46,XY, del(4)(p14?) [09] / 46,XY [11]

ALL pre-B (L1)

Structural

Pseudodiploidy

8

49 ~ 58,XX, +5[4], +9[3], +11[3], +15[4], +21[4], +22[3] [cp9] / 46,XX [02]

ALL pre-B (L1)

Numerical

Hyperdiploidy

9

46,XY [23]

ALL pre-B (L1)

Normal

-

11

48, XY, t (1;3) (q32;q27), +16, + mar[09] / 46, XY [14]

ALL pre-B (L2)

Numerical + structural

Hyperdiploidy+add

12

49 ~ 87, XX , +1[5], +3[4], +5[5], +7[5], +10[4], +12[6], +13[04], add(14)(q32?), add(16)(p13.3), +18[6], +19[4], +20[3], +21[6], +22[5][cp30]

ALL Pre-B (L1)

Numerical + structural

Hyperdiploidy+add

13

49~54, XY, +3[3], +5[4], +8[4], +10[3], +17[4], +21[4][cp11] / 46,XY [04]

ALL pre-B (L3)

Numerical

Hyperdiploidy

14

46,XX,del(11)(q23) [17]

ALL pre-B (L1)

Structural

Pseudodiploidy

15

41~45,XY, -5[3], -7[3], -21[4][cp13] / 46,XY[07]

ALL pre-B (L1)

Numerical

Hypodiploidy

16

50~61,XX, +2[3], +4[4], +10[4], +12[3],+16[4], +19[5], +21[4][cp7] / 46,XX[05]

ALL pre-B (L1)

Numerical

Hyperdiploidy

17

48~60,XY, +3[4], +5[5], +7[4], +13[4], +17[3], +20[4], +21[4][cp22] / 46,XY[05]

ALL pre-B (L1)

Numerical

Hyperdiploidy

18

49~58,XY, +1[4], +6[4], +7[5], +22[3][cp9] / 46,XY[11]

ALL pre-B (L1)

Numerical

Hyperdiploidy

19

46,XY, dup(1)(q31q44) [12] / 46,XY, dup(13)(q13q34) [05] / 46,XY, der(21) t(7;21) (q21q36;q22.3) [04] / 46,XY [04]

ALL – B (L3)

Structural

Pseudodiploidy

20

46, XX, -7, + der 7 t(7;?)(q31;?) [30]

ALL pre-B (L1)

Numerical + structural

Pseudodiploidy

23

53~62,XX, +5[4], +8[4], +12[3], +16[4], +18[3], +20[4], +21[4][cp7]/46,XX[15]

ALL-B (L2)

Numerical

Hyperdiploidy

24

46,XX[19]

ALL pre-B (L3)

Normal

-

25

46,XX,t(9;22)(q34;q11), add(14)(q32) [20]

ALL pre-B (L1)

Structural

Pseudodiploidy

26

47,XY,i(7)(q10), +21c[22] /48,idem, +mar[4] / 48, XY, i(7)(q10), +8, +21c [03]

ALL pre-B (L1)

Numerical + structural

Hyperdiploidy+add

27

46,XY [20]

ALL – T (L2)

Normal

-

28

38~45,XX, t(9;14), (q22?;q32?), del(20)(q?) [21]

ALL pré-B (L2)

Numerical + strutural

Hypodiploidy+add

29

46,XY [20]

ALL pré-B

Normal

-

30

36~45,XY, -4[3], -7[4], -9[3], -11[3], -22[4] [cp23] / 46,XY [03]

ALL pré-B

Numerical

Hypodiploidy

Legend: Samples 2, 10, 21 and 22 had null Mitotic Index (MI=0). Complex karyotypes are highlighted in bold character in the table (N=7). L1: acute lymphoblastic leukemia type 1; L2: acute lymphoblastic leukemia type 2; L3: acute lymphoblastic leukemia type 3. inv - inversion; mar – marker chromosome; t – translocation; i – isochromosome; add – additional chromosome; dup – duplication; der – derivative chromosome; Ph+ - Philadelphia chromosome; del – deletion; p – short arm of the chromosome; q – long arm of the chromosome, [ ] cells number analyzed.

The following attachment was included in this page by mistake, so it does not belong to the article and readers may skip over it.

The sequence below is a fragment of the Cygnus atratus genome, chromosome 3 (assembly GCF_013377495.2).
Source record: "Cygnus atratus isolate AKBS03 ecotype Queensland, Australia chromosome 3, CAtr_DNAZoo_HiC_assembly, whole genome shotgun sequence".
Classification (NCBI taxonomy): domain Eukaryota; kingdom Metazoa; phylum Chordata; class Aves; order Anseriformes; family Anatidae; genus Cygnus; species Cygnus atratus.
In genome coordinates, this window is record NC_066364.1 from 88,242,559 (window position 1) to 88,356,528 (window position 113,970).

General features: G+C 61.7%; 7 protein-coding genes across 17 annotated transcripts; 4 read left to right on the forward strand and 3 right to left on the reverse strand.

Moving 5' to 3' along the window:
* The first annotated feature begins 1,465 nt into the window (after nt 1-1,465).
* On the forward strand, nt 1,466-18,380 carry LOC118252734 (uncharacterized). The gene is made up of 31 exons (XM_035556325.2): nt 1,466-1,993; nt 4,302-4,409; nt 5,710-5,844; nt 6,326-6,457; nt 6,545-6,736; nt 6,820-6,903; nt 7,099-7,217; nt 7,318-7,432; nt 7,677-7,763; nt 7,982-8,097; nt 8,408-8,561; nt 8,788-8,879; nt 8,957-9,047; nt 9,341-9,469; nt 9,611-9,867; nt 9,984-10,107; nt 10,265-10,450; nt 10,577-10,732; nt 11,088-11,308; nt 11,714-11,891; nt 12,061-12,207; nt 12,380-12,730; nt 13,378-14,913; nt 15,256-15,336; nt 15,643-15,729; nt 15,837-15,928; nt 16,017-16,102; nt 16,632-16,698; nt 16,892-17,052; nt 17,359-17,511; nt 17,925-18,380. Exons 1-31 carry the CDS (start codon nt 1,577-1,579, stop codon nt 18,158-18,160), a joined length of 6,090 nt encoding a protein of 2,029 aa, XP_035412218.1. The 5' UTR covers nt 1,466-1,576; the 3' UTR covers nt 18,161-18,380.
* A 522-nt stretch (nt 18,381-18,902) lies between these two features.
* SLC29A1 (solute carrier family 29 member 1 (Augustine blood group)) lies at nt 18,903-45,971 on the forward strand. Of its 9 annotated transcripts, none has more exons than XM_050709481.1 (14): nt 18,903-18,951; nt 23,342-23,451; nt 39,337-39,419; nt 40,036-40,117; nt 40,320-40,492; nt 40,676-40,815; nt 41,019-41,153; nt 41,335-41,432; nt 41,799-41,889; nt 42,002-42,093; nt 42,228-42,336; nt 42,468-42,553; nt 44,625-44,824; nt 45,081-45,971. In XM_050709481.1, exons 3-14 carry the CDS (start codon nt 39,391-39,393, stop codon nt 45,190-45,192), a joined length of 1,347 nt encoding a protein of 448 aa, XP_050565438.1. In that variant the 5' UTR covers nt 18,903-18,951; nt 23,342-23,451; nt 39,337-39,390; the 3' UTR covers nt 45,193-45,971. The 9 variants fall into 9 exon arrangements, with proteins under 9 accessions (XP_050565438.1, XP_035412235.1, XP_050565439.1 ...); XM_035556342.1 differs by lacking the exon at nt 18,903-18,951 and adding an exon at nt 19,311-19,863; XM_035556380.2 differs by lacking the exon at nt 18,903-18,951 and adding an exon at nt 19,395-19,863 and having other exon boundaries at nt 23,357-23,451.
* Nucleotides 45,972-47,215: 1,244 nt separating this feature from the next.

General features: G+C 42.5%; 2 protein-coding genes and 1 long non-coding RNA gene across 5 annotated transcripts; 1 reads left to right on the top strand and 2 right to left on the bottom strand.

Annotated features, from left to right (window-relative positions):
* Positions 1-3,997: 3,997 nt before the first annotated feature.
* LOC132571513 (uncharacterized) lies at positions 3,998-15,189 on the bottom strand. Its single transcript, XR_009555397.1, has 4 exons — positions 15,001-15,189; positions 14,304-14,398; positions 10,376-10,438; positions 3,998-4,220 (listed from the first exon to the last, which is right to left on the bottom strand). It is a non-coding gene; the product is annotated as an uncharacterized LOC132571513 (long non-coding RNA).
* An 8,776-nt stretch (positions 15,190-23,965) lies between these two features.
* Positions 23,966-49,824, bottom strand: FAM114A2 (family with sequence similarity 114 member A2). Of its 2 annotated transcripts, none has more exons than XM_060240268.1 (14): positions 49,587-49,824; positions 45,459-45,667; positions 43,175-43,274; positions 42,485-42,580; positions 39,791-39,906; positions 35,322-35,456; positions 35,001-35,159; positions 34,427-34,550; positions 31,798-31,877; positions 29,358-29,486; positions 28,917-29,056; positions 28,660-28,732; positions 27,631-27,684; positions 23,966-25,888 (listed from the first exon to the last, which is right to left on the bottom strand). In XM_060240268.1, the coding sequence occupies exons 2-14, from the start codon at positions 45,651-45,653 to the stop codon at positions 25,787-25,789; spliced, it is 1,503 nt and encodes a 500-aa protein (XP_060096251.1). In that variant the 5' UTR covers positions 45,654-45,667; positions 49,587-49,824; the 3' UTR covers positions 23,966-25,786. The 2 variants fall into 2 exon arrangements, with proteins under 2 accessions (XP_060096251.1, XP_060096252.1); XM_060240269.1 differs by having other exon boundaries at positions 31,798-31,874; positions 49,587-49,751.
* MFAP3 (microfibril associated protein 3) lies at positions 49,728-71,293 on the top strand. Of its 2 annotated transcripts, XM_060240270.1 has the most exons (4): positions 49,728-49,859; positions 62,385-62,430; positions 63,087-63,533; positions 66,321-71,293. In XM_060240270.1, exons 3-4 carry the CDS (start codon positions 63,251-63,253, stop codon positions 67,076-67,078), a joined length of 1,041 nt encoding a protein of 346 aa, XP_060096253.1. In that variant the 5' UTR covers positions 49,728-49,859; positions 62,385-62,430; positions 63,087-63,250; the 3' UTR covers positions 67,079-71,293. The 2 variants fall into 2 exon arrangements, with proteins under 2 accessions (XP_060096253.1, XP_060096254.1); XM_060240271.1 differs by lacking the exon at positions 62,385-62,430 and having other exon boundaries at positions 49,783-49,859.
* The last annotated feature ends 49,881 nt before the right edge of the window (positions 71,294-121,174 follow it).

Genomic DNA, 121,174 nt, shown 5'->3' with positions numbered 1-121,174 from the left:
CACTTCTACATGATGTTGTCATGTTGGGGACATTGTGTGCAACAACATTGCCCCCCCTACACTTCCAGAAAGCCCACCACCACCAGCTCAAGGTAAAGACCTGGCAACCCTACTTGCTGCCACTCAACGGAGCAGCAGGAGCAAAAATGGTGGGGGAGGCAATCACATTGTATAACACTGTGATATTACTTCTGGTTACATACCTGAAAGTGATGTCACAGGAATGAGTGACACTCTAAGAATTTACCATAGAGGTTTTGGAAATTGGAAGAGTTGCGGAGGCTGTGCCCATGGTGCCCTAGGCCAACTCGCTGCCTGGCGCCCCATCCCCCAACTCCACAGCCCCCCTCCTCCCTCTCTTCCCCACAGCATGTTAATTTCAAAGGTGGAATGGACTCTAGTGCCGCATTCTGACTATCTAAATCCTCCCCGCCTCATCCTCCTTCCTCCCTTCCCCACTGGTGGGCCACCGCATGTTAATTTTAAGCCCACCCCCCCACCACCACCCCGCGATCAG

Complex karyotype are highlighted in the table (N=7).

Considering the nineteen patients who presented some type of chromosomal abnormality, 53% were numerical abnormalities, 21%, were structural and numerical abnormalities and 26% of the patients presented only structural changes. In fourteen patients who presented numeric chromosomal abnormalities and numeric alteration with additional structural change, hyperdiploidy was detected in eight patients (57%); hyperdiploidy with additional change in three patients (22%); hypodiploidy in two patients (14%), and finally, hypodiploidy with additional changes in one patient (7%) (Table 2). Unusual or novel cytogenetic abnormalities were found in 7 patients (23%). The karyotypes included in these cases presented hyper or hypodiploidy with additional modifications, in addition to the presence of cells with chromosomal markers (Table 2). Patient 26 is a child with Down syndrome (DS) and acute lymphoblastic leukemia (ALL) and is classified as complex karyotype for presenting three different clones.

Discussion

Leukemia is the most common malignant neoplasms in childhood, accounting for approximately 33% of all malignancies in children under 14 years. Leukemia incidence affects the 0–14 years old population with a frequency of 1/25.000 individuals/ year, and the risk of developing the disease within the first 10 years is 1/2.880. After the discovery by Casperson [8] and Seabright [9] of banding techniques, cytogenetic studies showed that about 50% of chromosomal abnormalities could be found in acute leukemia. Several prospective studies using banding techniques, have shown that the incidence of chromosomal abnormalities varies between 55-94%, and found that some changes are specific to particular cell subtype characterized by immunophenotyping [10, 11].